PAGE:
PLANS to eradicate smoking in Greater Manchester by 2028 could see more smoke free places introduced, tobacco retailers licensed and a 'polluter levy' implemented.

A couple from Bolton is helping the region towards this goal by becoming the face of a new campaign, History Makers.

Vanita and Dashrath Kapadia run an off-licence grocers shop and have chosen to front the campaign because they believe in making Bolton a smoke free town.

Mrs Kapadia, aged 56, said: "I’m so passionate about ending all smoking in Bolton and our surrounding communities — what a great day in history that would be.

“I hate the smell of smoking and the way that it gets onto your clothes and pollutes the air that you breathe. I remember travelling on coaches, the car and on planes when I was younger, and the smell of smoking just made feel sick. I feel like there’s been a lot of progress since then, but I’d love it if we could go all the way and stop people dying from tobacco-related illnesses altogether.

“I think smoking in public places needs to stop. I’m in a really fortunate position, as the owner of a local shop, as I encounter members of our local community on a daily basis. This could be beneficial to help to raise awareness.

“I’m thrilled that I’m able to help front this campaign, to help raise awareness of the dangers of smoking, and to encourage positive changes in Bolton.”

In Greater Manchester there are estimated to be 400,000 smokers and through sick days at work, smoking-related fires and loss of productivity they are thought to be costing the region £785 million.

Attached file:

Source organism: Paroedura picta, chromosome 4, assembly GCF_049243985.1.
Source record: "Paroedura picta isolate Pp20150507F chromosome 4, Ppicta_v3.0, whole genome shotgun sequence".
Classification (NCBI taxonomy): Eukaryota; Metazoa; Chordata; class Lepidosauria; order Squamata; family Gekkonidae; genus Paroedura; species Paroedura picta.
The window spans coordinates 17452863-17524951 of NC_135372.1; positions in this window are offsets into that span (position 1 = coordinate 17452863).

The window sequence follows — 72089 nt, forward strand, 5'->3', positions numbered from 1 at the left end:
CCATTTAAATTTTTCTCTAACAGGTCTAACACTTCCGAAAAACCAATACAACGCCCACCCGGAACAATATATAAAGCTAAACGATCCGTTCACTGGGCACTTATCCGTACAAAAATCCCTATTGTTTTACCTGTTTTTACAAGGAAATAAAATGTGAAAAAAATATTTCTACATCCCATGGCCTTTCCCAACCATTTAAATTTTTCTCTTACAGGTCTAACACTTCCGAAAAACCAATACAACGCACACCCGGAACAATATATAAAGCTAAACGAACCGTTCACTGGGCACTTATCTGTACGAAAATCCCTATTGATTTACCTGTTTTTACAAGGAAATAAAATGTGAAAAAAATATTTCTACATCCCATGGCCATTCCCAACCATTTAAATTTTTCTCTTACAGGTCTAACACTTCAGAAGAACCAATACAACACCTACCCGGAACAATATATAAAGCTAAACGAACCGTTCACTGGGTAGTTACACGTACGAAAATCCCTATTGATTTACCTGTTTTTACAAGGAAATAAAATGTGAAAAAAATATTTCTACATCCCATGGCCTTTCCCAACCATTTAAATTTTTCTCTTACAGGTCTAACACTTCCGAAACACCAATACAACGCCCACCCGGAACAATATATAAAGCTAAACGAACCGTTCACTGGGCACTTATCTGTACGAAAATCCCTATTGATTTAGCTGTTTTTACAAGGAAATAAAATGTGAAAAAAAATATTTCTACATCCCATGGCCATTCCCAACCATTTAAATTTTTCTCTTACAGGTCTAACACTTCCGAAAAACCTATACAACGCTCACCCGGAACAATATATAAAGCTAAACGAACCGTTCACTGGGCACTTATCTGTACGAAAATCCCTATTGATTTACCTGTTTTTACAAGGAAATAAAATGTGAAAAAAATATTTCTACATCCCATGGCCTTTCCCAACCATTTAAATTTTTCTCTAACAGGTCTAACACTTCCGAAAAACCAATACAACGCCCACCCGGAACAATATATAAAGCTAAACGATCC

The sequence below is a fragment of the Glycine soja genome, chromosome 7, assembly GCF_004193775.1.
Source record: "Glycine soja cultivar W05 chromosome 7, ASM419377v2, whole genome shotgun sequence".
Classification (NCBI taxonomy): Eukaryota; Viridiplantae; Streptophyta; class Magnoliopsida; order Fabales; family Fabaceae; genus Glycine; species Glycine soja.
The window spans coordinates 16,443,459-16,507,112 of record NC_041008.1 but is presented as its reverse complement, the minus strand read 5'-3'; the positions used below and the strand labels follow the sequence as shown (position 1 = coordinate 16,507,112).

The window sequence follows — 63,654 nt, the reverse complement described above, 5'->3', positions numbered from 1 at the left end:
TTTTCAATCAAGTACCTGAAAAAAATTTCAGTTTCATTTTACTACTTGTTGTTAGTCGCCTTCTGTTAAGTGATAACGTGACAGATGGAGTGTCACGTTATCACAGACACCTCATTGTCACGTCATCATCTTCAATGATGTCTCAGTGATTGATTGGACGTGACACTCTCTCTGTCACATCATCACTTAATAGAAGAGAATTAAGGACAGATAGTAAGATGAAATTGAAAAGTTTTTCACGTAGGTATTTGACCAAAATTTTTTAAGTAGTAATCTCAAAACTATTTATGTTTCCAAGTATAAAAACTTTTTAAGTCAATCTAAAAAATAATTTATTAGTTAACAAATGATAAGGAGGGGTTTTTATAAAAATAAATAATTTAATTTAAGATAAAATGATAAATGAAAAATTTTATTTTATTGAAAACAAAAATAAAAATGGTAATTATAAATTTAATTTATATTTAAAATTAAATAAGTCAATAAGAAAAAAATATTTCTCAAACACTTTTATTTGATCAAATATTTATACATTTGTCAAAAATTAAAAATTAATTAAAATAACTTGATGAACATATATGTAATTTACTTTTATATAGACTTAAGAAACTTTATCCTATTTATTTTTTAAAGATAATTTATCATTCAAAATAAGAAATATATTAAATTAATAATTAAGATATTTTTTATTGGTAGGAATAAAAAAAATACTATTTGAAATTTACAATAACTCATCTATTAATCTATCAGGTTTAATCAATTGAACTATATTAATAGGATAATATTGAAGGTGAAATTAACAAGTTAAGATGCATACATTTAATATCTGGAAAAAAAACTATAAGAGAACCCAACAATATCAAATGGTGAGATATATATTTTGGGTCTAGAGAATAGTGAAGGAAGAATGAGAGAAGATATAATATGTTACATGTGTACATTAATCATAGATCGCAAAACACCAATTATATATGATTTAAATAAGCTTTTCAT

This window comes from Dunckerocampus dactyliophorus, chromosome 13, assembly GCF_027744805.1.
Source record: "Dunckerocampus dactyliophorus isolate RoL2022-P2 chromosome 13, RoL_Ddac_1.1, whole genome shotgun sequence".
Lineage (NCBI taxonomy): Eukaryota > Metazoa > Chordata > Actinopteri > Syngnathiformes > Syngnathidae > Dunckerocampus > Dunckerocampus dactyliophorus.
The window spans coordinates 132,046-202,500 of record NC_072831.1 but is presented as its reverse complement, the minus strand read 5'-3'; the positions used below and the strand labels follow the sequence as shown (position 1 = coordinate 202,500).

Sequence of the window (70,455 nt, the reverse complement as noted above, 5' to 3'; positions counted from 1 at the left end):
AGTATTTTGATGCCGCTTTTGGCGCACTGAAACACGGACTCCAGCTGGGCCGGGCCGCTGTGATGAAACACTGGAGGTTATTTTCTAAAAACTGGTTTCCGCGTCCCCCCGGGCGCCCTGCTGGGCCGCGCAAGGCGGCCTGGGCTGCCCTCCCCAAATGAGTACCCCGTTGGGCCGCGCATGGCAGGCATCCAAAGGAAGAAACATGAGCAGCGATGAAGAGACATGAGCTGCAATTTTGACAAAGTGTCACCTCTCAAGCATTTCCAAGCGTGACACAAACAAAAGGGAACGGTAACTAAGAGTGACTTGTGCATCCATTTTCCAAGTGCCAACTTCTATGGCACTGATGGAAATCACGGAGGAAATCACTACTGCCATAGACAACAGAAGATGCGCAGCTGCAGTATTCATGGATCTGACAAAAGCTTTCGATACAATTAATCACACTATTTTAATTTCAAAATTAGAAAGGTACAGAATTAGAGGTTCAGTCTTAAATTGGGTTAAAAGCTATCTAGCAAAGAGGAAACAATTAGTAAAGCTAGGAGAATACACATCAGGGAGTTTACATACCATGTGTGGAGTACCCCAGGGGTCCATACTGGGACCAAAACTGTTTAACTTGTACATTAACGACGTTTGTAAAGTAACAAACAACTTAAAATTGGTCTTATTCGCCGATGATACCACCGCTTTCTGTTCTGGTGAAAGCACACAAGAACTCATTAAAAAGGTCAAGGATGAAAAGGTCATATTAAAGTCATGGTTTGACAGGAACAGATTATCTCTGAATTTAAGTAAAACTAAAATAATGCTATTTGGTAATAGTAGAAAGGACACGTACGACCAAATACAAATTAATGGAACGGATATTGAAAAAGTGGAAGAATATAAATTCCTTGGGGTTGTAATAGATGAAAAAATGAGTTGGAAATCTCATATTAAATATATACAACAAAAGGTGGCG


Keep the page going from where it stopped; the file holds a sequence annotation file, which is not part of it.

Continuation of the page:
Nationally 15.8 per cent of people smoke.

People are being asked to give their views about the plan to radically cut adult smoking and deliver a tobacco free generation through a whole range of local actions, including extending smokefree places and licensing tobacco retailers.

The History Makers survey will also ask people to voice their opinion on whether tobacco companies should pay a ‘polluter levy’ for harm caused by their products.

Smokers still tend to start when they are children and according to the History Makers campaign, a child in Greater Manchester starts smoking every hour.

Sarah Price, director of population health and the Greater Manchester Health and Social Care Partnership, said: “While the numbers of young people taking up smoking has reduced drastically over the past ten years, we still have too many smoking and starting to smoke. We plan to deliver a tobacco-free generation with our communities.

“Smoking is everyone’s business. The harm from tobacco addiction affects our whole society, from the pain and suffering of individuals and their families to the preventable costs to the economy and public services."

People in Bury are urged to take the survey by visiting online. The survey can be completed until April 30.